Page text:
In the reactor, molten magnesium is reacted with chloride vapor to produce metal (zirconium or hafnium) and magnesium chloride. The molten magnesium chloride is occasionally drained (tapped), in a manner similar to that practiced in the titanium reduction process. Generally, the magnesium is all loaded prior to the initiation of the reduction process, however, magnesium could be added during operation. Preferably, some excess magnesium is provided and thus the feeding of the tetrachloride is ceased to halt the process. When the reduction is finished, the vessel is drained of essentially all drainable magnesium chloride and any drainable excess magnesium. The metal sponge mass is ready for distillation without need of increasing temperature. By opening a valve between the reactor and condenser and starting the vacuum pump system, magnesium and magnesium chloride are vaporized and condensed in the condenser. A magnesium sealing valve can be used between the reduction-distillation vessel and the condenser to eliminate leakage problems. One such sealing valve is shown in U.S. Pat. No. 4,447,045 to Kimura et al., issued May 8, 1984. In order to close such valves, molten magnesium is poured in and the mass is cooled and solidified. When the valve is to be opened, heat is applied to melt the magnesium. In Kimura, the magnesium is removed from the valve by vaporizing and then collected in a condenser.
Initially, 50 kilogram batches of zirconium sponge were made from this process and very high quality sponge was achieved (see Table I below, N/M indicates "not measured"). Although the iron level is very low, further reduction of iron can be achieved by subjecting the zirconium or hafnium metal to electron beam melting. As noted above, the addition of a small amount of metal fines (zirconium or hafnium) in the molten salt sublimer, significantly lowers the oxygen level in the metal product.
TABLE I______________________________________SPONGE QUALITY (50 Kg BATCH)(Impurities in ppm)Run 1 Run 2 Run 3______________________________________Al 12 12 <10Fe 103 <100 147P N/M N/M <1.0N <20 <20 22O 340 396 393 353C N/M N/M 90______________________________________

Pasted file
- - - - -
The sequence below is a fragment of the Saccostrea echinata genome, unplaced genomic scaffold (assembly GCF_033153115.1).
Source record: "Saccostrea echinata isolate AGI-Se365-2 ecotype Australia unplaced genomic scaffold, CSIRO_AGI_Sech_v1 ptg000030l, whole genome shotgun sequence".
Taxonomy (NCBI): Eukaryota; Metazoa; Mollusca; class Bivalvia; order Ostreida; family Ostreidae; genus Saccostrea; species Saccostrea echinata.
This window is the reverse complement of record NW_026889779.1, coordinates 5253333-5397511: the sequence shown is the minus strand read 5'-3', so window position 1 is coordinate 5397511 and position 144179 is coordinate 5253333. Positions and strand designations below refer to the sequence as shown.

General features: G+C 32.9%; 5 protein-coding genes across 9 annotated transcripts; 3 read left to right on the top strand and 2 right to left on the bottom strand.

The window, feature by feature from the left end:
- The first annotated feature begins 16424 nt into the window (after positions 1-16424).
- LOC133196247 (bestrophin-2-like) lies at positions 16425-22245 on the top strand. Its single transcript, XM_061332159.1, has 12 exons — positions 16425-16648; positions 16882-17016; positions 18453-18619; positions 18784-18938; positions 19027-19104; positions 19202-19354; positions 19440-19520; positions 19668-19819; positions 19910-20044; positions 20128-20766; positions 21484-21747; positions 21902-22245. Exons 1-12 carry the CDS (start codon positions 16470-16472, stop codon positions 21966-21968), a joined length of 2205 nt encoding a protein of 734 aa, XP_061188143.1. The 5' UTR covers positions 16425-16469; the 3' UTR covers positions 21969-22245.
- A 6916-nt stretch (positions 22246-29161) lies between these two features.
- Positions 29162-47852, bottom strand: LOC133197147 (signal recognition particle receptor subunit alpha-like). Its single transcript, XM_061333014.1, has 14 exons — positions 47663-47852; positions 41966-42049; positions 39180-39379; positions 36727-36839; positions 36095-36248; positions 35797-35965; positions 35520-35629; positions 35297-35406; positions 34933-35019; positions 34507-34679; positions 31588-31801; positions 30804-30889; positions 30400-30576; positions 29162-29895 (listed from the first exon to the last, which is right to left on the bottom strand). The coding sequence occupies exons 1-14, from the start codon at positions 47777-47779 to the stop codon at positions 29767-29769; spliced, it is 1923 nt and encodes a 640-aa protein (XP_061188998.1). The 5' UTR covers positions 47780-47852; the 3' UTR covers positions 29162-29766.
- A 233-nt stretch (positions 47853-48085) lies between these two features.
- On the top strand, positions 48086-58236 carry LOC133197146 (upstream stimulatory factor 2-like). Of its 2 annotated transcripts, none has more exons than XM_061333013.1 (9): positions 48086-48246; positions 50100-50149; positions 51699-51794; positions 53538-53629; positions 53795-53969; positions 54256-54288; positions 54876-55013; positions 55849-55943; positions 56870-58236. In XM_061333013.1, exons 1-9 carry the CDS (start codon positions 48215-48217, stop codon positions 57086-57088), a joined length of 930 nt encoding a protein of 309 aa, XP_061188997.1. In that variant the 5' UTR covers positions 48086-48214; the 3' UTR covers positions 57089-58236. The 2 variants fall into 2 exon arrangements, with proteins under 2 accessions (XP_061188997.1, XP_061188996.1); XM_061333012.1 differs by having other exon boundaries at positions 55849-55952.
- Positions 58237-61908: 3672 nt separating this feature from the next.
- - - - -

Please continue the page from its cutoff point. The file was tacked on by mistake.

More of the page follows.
FIG. 1 generally summarizes the process of this invention. Only by combining all of the elements, and particularly by the molten salt sublimer system which feeds directly to the reduction vessel from the agitated bath can the desired purity be obtained.
The high purity sponge can be further processed into a high purity ingot without resorting to the iodide (crystal bar) process. The ingot can be electron beam melted if necessary. In making nuclear reactor cladding, the ingot is further processed into a so-called "tube shell" and into a "trex". For processing into lined fuel element cladding, the trex can have an outer cylinder of Zircaloy with an inner cylinder of material of the high purity of this process.
FIG. 2 generally illustrates an apparatus for the exercise of this invention. Tetrachloride is fed from a hopper 10 into the fused salt sublimer 12. An agitator 14 stirs the molten salt with leakage being prevented by the molten metal seal 16 (preferably lead antimony). Tetrachloride sublimes from the surface of the molten salt and is fed directly into the inner liner 18 of the reduction-distillation vessel 20. A magnesium seal 22 can be used to isolate the condenser 24 and vacuum system 26 from the reduction-distillation vessel during the reduction operation but to open and connect the condenser 24 and vacuum system 26 with the reduction-distillation vessel 20 during the distillation phase.
FIG. 3 shows the use of magnesium chloride 30 to maintain the molten magnesium 32 above the grid plate 34 (which contains at least one opening, but preferably a large number of openings to allow more rapid and complete draining of magnesium and magnesium chloride after the reduction is completed).
Table 2, below, shows the general impurities as anticipated in a 5,000 pound batch of material. This is an intermediate sized production batch and in a full sized furnace, even lower impurities, especially iron, are anticipated.
TABLE II______________________________________SPONGE QUALITY (5000 LBS. BATCH)(Impurities in ppm)______________________________________ Al <20 Fe 100-200 P <5 N <20-30 O 250-350 C 40-100______________________________________
The invention is not to be construed as limited to the particular examples described herein, as these are to be regarded as illustrative rather than restrictive. The invention is intended to cover all the processes which do not depart from the spirit and scope of the invention.